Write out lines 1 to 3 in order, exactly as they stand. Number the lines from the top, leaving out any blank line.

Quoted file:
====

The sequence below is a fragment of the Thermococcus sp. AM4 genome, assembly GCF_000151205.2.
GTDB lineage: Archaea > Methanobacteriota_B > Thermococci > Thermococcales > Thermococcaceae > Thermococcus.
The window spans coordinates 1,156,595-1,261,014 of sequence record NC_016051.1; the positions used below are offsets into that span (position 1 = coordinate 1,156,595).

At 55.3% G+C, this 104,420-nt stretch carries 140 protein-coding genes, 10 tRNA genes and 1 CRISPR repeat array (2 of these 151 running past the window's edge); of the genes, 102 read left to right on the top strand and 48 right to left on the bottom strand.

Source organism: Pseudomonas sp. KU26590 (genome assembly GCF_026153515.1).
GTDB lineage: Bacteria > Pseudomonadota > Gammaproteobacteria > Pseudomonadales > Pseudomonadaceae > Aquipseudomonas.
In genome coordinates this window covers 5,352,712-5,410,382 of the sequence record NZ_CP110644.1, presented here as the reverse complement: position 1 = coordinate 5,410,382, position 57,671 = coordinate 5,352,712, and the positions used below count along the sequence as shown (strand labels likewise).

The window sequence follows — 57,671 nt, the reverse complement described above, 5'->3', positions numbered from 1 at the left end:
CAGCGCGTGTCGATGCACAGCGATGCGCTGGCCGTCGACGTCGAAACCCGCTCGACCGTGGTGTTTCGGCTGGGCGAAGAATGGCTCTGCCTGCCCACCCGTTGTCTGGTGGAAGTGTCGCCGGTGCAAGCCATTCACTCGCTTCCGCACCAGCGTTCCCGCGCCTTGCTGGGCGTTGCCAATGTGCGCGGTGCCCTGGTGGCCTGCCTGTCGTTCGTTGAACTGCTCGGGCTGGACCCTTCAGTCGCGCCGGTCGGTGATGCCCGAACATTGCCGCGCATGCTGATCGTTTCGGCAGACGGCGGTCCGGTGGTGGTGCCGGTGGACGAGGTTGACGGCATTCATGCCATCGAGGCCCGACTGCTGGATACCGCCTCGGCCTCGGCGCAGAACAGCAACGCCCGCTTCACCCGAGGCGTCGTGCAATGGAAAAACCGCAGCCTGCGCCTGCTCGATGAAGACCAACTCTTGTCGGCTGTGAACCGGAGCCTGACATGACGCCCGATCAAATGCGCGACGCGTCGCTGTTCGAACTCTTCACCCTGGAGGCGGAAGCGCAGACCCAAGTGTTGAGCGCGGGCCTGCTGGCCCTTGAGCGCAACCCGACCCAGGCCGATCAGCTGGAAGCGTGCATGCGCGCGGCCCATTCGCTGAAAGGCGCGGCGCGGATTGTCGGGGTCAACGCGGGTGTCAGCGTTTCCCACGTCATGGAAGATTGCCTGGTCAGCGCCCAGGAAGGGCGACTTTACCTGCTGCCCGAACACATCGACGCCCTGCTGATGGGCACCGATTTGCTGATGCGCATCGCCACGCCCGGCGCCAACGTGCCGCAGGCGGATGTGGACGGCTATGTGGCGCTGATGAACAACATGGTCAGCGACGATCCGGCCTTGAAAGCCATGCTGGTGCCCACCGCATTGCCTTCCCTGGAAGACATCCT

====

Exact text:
The sequence below is a fragment of the Thermococcus sp. AM4 genome, assembly GCF_000151205.2.
GTDB lineage: Archaea > Methanobacteriota_B > Thermococci > Thermococcales > Thermococcaceae > Thermococcus.
The window spans coordinates 1,156,595-1,261,014 of sequence record NC_016051.1; the positions used below are offsets into that span (position 1 = coordinate 1,156,595).